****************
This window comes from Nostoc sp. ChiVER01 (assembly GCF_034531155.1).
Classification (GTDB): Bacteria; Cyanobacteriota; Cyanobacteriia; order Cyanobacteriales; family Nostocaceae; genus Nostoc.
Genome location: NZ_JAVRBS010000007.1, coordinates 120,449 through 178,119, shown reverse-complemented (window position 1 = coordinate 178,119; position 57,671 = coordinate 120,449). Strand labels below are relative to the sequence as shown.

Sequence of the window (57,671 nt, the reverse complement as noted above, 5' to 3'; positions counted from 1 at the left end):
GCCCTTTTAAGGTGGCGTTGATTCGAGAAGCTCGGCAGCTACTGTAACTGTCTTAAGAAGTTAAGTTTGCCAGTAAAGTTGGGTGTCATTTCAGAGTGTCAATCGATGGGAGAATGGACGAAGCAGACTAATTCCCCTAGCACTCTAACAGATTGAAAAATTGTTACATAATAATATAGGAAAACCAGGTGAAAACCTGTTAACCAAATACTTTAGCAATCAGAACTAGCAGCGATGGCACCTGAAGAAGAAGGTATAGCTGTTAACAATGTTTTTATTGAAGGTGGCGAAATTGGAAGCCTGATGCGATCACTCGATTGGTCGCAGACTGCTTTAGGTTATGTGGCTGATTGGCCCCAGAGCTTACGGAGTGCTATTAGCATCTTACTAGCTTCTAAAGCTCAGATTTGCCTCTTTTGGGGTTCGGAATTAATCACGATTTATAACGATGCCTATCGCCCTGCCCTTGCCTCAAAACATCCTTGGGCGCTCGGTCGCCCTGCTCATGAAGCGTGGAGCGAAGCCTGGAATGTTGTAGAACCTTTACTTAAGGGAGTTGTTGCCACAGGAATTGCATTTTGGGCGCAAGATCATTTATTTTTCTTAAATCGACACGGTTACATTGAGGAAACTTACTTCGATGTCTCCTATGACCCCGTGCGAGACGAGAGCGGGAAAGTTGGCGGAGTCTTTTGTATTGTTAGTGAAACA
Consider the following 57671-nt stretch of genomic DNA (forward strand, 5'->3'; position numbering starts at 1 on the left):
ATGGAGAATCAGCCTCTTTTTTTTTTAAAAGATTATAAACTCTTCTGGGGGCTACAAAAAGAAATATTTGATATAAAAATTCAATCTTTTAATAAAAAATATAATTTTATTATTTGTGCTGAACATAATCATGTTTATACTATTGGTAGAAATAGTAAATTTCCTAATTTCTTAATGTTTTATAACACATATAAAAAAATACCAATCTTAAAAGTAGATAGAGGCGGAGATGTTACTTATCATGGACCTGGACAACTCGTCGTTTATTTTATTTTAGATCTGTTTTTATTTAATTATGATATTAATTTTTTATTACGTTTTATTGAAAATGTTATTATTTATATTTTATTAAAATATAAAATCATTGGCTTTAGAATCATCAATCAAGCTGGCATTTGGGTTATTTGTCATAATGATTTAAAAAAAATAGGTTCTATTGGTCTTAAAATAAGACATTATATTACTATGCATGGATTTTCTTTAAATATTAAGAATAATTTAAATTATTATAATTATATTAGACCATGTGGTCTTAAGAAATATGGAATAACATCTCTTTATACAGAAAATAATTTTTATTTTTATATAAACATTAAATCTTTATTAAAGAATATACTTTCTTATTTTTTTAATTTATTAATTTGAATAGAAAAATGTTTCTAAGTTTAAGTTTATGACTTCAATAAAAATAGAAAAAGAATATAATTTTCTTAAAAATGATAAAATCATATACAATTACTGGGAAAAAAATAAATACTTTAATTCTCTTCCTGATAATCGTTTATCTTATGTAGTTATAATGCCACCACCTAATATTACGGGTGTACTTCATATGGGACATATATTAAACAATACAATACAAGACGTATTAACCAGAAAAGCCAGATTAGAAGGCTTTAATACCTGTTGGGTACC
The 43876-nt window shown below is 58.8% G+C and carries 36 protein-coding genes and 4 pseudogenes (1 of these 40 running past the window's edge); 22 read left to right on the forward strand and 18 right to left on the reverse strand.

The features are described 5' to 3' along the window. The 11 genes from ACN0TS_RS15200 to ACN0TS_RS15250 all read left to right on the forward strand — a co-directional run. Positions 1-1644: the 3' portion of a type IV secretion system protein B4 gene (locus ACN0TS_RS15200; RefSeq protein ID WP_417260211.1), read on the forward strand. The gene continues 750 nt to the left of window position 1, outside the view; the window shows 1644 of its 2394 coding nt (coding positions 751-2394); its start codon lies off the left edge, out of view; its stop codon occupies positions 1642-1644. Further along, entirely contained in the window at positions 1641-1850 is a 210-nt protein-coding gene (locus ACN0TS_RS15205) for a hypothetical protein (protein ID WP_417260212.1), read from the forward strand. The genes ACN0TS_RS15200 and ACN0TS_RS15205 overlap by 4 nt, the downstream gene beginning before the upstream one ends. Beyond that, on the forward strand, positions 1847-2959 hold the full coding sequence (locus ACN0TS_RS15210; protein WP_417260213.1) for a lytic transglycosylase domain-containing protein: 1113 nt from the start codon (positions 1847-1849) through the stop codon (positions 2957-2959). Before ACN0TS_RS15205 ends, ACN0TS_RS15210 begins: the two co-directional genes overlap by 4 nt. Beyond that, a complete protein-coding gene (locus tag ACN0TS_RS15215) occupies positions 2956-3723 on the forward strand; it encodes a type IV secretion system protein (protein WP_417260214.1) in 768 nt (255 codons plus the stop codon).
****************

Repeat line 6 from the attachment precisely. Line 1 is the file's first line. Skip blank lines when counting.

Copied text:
Consider the following 57671-nt stretch of genomic DNA (forward strand, 5'->3'; position numbering starts at 1 on the left):